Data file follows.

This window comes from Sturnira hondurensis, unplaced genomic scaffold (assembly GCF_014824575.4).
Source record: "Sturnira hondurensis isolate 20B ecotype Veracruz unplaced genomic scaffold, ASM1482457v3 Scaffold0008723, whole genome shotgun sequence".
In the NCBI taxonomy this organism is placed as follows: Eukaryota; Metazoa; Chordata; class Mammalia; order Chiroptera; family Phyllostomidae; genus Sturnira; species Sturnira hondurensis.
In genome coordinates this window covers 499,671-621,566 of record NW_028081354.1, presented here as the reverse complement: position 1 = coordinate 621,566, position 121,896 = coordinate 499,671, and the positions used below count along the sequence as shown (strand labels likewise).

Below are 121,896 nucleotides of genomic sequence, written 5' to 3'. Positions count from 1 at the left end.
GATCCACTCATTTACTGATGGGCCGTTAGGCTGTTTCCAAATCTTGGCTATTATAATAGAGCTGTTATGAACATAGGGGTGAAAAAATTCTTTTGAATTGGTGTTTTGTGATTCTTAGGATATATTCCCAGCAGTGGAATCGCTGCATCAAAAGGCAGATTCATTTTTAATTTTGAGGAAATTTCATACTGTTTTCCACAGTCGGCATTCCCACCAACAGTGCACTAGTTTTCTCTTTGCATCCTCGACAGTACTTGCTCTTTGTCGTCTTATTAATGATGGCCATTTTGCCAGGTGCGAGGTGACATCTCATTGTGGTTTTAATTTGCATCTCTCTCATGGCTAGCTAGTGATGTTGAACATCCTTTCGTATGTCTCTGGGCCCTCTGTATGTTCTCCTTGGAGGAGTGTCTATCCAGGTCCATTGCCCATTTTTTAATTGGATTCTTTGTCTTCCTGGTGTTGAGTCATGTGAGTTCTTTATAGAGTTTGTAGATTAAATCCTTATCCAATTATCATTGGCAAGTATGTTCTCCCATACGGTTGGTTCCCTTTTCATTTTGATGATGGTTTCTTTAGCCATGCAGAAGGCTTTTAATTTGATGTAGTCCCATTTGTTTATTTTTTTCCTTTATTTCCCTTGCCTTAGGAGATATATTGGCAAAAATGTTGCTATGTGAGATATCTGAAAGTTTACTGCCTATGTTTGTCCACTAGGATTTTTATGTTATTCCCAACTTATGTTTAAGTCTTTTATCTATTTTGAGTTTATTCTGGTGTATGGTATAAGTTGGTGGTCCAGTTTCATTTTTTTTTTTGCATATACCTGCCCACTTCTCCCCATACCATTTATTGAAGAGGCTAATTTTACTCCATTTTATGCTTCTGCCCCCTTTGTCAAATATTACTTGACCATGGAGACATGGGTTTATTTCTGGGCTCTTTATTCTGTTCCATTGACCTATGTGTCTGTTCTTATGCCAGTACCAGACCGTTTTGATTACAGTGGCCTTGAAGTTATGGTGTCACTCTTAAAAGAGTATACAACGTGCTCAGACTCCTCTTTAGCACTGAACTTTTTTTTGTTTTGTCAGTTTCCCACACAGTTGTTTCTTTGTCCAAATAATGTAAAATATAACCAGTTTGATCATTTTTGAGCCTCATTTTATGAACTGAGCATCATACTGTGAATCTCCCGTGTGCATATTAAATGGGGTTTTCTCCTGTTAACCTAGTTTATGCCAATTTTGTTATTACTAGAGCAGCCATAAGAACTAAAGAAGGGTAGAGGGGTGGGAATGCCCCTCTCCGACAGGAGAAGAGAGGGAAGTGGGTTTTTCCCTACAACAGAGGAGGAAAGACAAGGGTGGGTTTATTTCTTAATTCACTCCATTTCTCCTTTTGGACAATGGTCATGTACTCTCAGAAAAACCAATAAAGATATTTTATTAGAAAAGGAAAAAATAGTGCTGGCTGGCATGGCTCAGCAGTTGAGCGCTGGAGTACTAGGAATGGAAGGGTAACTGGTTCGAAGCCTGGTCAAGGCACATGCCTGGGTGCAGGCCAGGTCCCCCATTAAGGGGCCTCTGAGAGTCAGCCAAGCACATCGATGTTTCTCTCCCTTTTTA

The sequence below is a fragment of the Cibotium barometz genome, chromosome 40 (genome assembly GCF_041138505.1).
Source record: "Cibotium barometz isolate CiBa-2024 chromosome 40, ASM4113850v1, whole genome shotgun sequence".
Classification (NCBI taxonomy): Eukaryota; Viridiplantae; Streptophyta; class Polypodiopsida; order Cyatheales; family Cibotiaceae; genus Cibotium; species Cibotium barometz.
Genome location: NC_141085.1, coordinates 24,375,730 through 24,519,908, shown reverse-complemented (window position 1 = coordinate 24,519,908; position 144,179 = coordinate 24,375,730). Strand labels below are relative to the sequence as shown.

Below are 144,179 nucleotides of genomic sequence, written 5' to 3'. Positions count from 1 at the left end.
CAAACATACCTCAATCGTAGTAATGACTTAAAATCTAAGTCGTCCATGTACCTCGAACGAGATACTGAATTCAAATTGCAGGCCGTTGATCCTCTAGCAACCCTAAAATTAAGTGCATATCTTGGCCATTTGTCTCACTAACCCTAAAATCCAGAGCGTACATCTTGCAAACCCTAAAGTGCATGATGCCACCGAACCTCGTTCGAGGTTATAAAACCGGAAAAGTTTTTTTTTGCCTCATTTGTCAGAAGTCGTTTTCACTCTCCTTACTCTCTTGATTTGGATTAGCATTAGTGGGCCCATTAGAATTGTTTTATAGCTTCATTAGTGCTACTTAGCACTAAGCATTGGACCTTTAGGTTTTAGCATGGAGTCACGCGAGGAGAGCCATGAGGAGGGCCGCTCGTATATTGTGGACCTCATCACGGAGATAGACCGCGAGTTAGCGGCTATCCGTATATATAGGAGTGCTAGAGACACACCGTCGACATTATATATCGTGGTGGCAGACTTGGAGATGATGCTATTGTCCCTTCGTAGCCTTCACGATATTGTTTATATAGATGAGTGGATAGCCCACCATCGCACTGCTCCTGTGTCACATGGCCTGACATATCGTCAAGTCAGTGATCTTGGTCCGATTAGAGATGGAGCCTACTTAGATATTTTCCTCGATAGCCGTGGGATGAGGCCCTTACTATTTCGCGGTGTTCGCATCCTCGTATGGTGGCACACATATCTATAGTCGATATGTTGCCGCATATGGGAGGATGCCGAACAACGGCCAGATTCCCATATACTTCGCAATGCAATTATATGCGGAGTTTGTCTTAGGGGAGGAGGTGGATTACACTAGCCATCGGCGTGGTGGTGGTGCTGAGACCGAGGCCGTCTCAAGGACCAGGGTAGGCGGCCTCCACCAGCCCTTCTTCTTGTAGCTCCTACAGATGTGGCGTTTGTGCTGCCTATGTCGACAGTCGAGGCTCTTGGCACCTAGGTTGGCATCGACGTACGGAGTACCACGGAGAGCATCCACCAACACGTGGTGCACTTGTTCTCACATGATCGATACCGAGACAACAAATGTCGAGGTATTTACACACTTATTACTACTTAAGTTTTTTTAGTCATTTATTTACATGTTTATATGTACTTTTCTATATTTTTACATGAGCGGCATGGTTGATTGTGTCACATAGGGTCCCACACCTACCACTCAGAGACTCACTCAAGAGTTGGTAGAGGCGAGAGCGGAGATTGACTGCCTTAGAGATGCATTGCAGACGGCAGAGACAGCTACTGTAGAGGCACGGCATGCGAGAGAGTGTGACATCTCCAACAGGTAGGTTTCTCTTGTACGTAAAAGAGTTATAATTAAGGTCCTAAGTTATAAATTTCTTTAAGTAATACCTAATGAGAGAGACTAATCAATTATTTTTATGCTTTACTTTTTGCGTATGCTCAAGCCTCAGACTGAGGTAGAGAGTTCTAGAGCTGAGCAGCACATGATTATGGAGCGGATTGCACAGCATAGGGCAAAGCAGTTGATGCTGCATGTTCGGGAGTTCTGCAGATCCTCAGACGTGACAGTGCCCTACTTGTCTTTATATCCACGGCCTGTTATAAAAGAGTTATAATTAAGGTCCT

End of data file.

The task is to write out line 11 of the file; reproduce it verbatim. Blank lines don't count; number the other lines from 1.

Below are 144,179 nucleotides of genomic sequence, written 5' to 3'. Positions count from 1 at the left end.